Paperback Price: $13.95
Paperback ISBN: 978-1882295432

Selected Poem

from Five Landscapes Two

A wedding in a field-the old saying: it's good luck to be seen
from a train dressed in white, you must be looking the other way, so many things work
only if you're looking away. A woman in a field is walking away.
Gardens early in the evening. Trees
planted a few hundred years ago to line a road no longer there.
The water is pale teal, light, field after field. Spire, steeple, sea

of trees that line roads long disappeared along with their houses, which were
great houses in their time.


2004 National Book Award Finalist
One of 12 books honored as the “Best Poetry of 2004” by Library Journal

“One of the most assured voices in contemporary poetry.”
Library Journal

“[Goest] explodes the assumption of the ’empty’ portion of the page, while equally exploring the nature of the ‘filled’ portion of it. What emerges is an absence that is really present around a poem, almost haunting it as its lines jut out into space, inventing a language as it goes…”
Rain Taxi

“Swensen uses the slipperiest of language to illuminate, if you will, what we see and how often we don’t see it.” —Sacramento News & Review “Ignore the archaic-sounding title, because Swensen has penned a modern, jazzy collection….[These poems] shape-shift constantly, sometimes building on fragments but always moving fast because of the typography. A sense of history and discovery propel them forward. Highly recommended for all collections.”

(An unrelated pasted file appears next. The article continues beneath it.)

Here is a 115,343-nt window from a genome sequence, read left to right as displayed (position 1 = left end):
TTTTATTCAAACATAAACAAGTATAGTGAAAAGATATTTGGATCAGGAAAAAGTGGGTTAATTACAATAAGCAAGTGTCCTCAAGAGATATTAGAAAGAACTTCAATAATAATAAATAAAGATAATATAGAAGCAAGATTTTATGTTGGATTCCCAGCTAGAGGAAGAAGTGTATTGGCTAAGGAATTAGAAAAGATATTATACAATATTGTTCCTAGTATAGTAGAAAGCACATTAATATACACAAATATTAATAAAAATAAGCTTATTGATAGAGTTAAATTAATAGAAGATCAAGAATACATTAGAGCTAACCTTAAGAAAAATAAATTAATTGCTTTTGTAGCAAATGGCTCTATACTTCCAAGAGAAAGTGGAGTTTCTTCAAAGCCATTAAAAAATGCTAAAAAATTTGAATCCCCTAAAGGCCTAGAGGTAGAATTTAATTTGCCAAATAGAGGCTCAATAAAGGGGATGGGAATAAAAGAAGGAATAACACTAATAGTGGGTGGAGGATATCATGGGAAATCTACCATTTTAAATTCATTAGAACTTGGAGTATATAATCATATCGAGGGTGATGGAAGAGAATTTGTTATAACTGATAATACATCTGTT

Library Journal

“Delicately speculative, as if forced to take in the myriad conditions surrounding and evinced by things, Cole Swensen in this new book undertakes meticulous descriptions. But the poems, while subtle, are also blazing. Swensen is unafraid of what’s happening. There is enormous grace in these poems, there is also serious daring. The pleasure of reading them is intense.”
—Lyn Hejinian

Goest, sonorous with a hovering “ghost” which shimmers at the root of all things, is a stunning meditation—even initiation—on the act of seeing, proprioception, and the alchemical properties of light as it exists naturally and inside the human realm of history, lore, invention and the “whites” of painting. Light becomes the true mistress and possibly the underlying language of all invention. Swensen’s poetry documents a penetrating “intellectus”—light of the mind—by turns fragile, incandescent, transcendent.”
—Anne Waldman


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